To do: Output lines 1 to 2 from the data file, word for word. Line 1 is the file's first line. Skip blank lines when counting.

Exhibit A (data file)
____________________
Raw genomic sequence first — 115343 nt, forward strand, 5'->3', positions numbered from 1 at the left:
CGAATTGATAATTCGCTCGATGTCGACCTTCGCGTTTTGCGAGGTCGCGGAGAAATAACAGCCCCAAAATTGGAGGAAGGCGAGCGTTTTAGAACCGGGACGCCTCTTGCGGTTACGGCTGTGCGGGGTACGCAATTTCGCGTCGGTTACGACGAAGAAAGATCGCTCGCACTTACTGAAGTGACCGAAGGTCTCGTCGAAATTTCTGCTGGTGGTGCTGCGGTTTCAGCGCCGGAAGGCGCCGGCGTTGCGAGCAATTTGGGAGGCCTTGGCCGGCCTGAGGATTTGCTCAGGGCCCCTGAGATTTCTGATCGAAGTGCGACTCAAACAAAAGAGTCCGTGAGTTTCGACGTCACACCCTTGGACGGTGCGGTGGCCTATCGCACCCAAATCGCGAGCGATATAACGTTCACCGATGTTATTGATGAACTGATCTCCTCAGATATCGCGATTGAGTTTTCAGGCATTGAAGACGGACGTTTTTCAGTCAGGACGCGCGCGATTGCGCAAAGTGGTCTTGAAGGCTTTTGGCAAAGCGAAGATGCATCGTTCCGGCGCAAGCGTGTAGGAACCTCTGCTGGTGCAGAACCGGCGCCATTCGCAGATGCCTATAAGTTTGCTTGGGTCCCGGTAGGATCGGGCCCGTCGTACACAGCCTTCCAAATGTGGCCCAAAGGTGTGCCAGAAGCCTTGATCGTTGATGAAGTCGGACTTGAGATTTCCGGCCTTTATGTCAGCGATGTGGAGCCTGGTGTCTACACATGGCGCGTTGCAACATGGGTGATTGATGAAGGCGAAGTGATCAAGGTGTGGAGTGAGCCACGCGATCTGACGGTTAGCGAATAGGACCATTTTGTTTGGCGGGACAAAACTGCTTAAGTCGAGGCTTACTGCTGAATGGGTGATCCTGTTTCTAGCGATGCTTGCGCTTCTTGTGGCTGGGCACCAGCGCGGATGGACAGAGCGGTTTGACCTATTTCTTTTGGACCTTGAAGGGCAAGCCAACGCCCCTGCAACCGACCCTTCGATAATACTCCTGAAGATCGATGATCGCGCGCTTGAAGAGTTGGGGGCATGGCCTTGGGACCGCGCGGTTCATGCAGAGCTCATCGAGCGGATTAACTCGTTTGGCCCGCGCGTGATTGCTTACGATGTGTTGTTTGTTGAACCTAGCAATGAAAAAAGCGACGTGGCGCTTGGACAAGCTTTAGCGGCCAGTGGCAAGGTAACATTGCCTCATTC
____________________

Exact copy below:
Raw genomic sequence first — 115343 nt, forward strand, 5'->3', positions numbered from 1 at the left:
CGAATTGATAATTCGCTCGATGTCGACCTTCGCGTTTTGCGAGGTCGCGGAGAAATAACAGCCCCAAAATTGGAGGAAGGCGAGCGTTTTAGAACCGGGACGCCTCTTGCGGTTACGGCTGTGCGGGGTACGCAATTTCGCGTCGGTTACGACGAAGAAAGATCGCTCGCACTTACTGAAGTGACCGAAGGTCTCGTCGAAATTTCTGCTGGTGGTGCTGCGGTTTCAGCGCCGGAAGGCGCCGGCGTTGCGAGCAATTTGGGAGGCCTTGGCCGGCCTGAGGATTTGCTCAGGGCCCCTGAGATTTCTGATCGAAGTGCGACTCAAACAAAAGAGTCCGTGAGTTTCGACGTCACACCCTTGGACGGTGCGGTGGCCTATCGCACCCAAATCGCGAGCGATATAACGTTCACCGATGTTATTGATGAACTGATCTCCTCAGATATCGCGATTGAGTTTTCAGGCATTGAAGACGGACGTTTTTCAGTCAGGACGCGCGCGATTGCGCAAAGTGGTCTTGAAGGCTTTTGGCAAAGCGAAGATGCATCGTTCCGGCGCAAGCGTGTAGGAACCTCTGCTGGTGCAGAACCGGCGCCATTCGCAGATGCCTATAAGTTTGCTTGGGTCCCGGTAGGATCGGGCCCGTCGTACACAGCCTTCCAAATGTGGCCCAAAGGTGTGCCAGAAGCCTTGATCGTTGATGAAGTCGGACTTGAGATTTCCGGCCTTTATGTCAGCGATGTGGAGCCTGGTGTCTACACATGGCGCGTTGCAACATGGGTGATTGATGAAGGCGAAGTGATCAAGGTGTGGAGTGAGCCACGCGATCTGACGGTTAGCGAATAGGACCATTTTGTTTGGCGGGACAAAACTGCTTAAGTCGAGGCTTACTGCTGAATGGGTGATCCTGTTTCTAGCGATGCTTGCGCTTCTTGTGGCTGGGCACCAGCGCGGATGGACAGAGCGGTTTGACCTATTTCTTTTGGACCTTGAAGGGCAAGCCAACGCCCCTGCAACCGACCCTTCGATAATACTCCTGAAGATCGATGATCGCGCGCTTGAAGAGTTGGGGGCATGGCCTTGGGACCGCGCGGTTCATGCAGAGCTCATCGAGCGGATTAACTCGTTTGGCCCGCGCGTGATTGCTTACGATGTGTTGTTTGTTGAACCTAGCAATGAAAAAAGCGACGTGGCGCTTGGACAAGCTTTAGCGGCCAGTGGCAAGGTAACATTGCCTCATTC